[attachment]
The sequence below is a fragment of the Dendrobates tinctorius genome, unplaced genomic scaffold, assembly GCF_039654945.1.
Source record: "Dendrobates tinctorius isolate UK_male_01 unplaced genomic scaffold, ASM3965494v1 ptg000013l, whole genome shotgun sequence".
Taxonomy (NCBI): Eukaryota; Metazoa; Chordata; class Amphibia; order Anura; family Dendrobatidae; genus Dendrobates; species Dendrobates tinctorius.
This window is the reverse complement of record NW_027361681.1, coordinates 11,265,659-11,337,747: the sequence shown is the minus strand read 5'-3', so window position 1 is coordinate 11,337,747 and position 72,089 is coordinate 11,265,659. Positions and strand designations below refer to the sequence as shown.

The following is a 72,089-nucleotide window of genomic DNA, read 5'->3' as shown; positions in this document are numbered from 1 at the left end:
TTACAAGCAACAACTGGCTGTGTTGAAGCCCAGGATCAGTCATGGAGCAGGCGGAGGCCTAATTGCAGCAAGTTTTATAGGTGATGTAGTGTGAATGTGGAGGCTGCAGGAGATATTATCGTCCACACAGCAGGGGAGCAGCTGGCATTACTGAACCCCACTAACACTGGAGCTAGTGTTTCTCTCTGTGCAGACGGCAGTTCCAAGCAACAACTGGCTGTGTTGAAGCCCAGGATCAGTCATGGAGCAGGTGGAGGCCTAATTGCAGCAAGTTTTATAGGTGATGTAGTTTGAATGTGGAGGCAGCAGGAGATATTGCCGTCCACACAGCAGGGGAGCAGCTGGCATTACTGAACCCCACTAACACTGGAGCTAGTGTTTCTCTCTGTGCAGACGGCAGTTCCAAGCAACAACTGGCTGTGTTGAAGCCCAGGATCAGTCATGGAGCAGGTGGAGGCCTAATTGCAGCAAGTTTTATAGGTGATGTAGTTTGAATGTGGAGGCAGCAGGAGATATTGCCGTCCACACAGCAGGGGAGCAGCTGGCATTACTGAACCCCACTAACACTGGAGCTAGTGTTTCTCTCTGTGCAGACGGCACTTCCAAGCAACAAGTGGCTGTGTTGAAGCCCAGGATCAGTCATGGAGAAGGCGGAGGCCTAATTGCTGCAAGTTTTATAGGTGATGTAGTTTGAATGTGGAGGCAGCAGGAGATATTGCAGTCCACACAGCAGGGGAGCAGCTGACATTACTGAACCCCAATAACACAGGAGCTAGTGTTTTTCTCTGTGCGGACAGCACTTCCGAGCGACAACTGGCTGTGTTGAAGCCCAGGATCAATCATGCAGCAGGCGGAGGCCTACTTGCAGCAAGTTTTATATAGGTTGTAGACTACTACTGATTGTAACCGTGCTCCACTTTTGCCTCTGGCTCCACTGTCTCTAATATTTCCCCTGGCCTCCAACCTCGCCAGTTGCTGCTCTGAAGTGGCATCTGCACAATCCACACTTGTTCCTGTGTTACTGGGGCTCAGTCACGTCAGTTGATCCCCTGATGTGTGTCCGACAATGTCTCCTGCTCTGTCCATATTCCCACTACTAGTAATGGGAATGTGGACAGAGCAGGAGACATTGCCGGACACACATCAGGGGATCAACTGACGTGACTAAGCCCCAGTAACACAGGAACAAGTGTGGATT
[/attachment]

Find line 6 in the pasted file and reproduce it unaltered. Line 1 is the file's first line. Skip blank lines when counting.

TTACAAGCAACAACTGGCTGTGTTGAAGCCCAGGATCAGTCATGGAGCAGGCGGAGGCCTAATTGCAGCAAGTTTTATAGGTGATGTAGTGTGAATGTGGAGGCTGCAGGAGATATTATCGTCCACACAGCAGGGGAGCAGCTGGCATTACTGAACCCCACTAACACTGGAGCTAGTGTTTCTCTCTGTGCAGACGGCAGTTCCAAGCAACAACTGGCTGTGTTGAAGCCCAGGATCAGTCATGGAGCAGGTGGAGGCCTAATTGCAGCAAGTTTTATAGGTGATGTAGTTTGAATGTGGAGGCAGCAGGAGATATTGCCGTCCACACAGCAGGGGAGCAGCTGGCATTACTGAACCCCACTAACACTGGAGCTAGTGTTTCTCTCTGTGCAGACGGCAGTTCCAAGCAACAACTGGCTGTGTTGAAGCCCAGGATCAGTCATGGAGCAGGTGGAGGCCTAATTGCAGCAAGTTTTATAGGTGATGTAGTTTGAATGTGGAGGCAGCAGGAGATATTGCCGTCCACACAGCAGGGGAGCAGCTGGCATTACTGAACCCCACTAACACTGGAGCTAGTGTTTCTCTCTGTGCAGACGGCACTTCCAAGCAACAAGTGGCTGTGTTGAAGCCCAGGATCAGTCATGGAGAAGGCGGAGGCCTAATTGCTGCAAGTTTTATAGGTGATGTAGTTTGAATGTGGAGGCAGCAGGAGATATTGCAGTCCACACAGCAGGGGAGCAGCTGACATTACTGAACCCCAATAACACAGGAGCTAGTGTTTTTCTCTGTGCGGACAGCACTTCCGAGCGACAACTGGCTGTGTTGAAGCCCAGGATCAATCATGCAGCAGGCGGAGGCCTACTTGCAGCAAGTTTTATATAGGTTGTAGACTACTACTGATTGTAACCGTGCTCCACTTTTGCCTCTGGCTCCACTGTCTCTAATATTTCCCCTGGCCTCCAACCTCGCCAGTTGCTGCTCTGAAGTGGCATCTGCACAATCCACACTTGTTCCTGTGTTACTGGGGCTCAGTCACGTCAGTTGATCCCCTGATGTGTGTCCGACAATGTCTCCTGCTCTGTCCATATTCCCACTACTAGTAATGGGAATGTGGACAGAGCAGGAGACATTGCCGGACACACATCAGGGGATCAACTGACGTGACTAAGCCCCAGTAACACAGGAACAAGTGTGGATT